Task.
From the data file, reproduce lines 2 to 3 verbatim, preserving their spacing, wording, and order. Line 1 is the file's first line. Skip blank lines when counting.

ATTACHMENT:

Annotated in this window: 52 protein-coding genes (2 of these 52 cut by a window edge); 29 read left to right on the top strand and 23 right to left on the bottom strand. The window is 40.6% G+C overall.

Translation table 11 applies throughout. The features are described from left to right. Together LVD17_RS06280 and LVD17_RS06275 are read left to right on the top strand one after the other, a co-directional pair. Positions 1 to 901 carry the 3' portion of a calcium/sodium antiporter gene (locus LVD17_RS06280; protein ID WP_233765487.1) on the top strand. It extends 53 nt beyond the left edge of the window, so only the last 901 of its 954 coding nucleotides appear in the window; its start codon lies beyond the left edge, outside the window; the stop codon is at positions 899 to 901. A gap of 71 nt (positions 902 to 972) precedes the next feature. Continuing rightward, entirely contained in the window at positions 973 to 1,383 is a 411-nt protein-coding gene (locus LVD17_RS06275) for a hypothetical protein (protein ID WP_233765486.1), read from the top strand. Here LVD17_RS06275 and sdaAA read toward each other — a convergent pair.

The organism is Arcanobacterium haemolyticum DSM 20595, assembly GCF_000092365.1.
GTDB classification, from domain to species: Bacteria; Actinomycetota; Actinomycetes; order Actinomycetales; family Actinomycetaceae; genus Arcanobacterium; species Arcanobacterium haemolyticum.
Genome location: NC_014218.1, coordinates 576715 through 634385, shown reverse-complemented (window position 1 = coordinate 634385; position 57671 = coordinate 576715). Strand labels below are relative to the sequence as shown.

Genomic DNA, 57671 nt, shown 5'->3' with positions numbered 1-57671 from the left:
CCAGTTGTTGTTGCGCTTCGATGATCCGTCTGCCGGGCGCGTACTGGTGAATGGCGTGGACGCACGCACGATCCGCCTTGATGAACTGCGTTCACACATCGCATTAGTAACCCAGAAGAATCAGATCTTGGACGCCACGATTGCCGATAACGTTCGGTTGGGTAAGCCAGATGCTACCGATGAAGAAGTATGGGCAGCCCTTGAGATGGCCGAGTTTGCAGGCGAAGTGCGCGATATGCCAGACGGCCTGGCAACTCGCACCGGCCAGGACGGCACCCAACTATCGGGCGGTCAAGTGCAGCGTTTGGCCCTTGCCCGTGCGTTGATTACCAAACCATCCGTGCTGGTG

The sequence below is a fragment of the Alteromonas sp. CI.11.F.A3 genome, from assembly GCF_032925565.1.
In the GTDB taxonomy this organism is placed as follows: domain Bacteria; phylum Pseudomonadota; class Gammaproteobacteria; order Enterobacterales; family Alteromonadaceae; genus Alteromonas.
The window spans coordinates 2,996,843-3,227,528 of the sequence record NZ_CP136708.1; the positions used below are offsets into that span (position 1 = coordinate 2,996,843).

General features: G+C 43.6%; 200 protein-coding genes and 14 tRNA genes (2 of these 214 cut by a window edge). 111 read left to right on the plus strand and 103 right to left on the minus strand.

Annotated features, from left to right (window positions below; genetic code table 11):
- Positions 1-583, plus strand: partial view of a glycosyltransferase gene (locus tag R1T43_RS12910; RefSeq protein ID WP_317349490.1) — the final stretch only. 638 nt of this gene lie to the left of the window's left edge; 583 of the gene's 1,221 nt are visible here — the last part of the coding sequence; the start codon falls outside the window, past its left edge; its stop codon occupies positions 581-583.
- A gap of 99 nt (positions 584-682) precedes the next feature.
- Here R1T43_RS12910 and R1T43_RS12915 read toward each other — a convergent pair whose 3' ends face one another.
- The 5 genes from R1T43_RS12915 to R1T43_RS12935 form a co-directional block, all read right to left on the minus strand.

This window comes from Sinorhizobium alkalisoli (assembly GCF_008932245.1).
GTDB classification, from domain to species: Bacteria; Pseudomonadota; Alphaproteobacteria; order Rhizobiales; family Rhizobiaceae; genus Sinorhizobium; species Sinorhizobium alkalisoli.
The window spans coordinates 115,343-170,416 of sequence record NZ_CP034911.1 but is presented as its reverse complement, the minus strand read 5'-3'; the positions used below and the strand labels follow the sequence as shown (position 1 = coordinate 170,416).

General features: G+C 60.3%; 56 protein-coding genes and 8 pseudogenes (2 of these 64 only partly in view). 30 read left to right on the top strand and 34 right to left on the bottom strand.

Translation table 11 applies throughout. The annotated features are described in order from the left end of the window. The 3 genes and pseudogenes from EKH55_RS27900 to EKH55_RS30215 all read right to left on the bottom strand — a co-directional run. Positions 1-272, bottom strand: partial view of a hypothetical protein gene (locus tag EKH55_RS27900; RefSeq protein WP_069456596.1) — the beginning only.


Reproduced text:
Translation table 11 applies throughout. The features are described from left to right. Together LVD17_RS06280 and LVD17_RS06275 are read left to right on the top strand one after the other, a co-directional pair. Positions 1 to 901 carry the 3' portion of a calcium/sodium antiporter gene (locus LVD17_RS06280; protein ID WP_233765487.1) on the top strand. It extends 53 nt beyond the left edge of the window, so only the last 901 of its 954 coding nucleotides appear in the window; its start codon lies beyond the left edge, outside the window; the stop codon is at positions 899 to 901. A gap of 71 nt (positions 902 to 972) precedes the next feature. Continuing rightward, entirely contained in the window at positions 973 to 1,383 is a 411-nt protein-coding gene (locus LVD17_RS06275) for a hypothetical protein (protein ID WP_233765486.1), read from the top strand. Here LVD17_RS06275 and sdaAA read toward each other — a convergent pair.

The organism is Arcanobacterium haemolyticum DSM 20595, assembly GCF_000092365.1.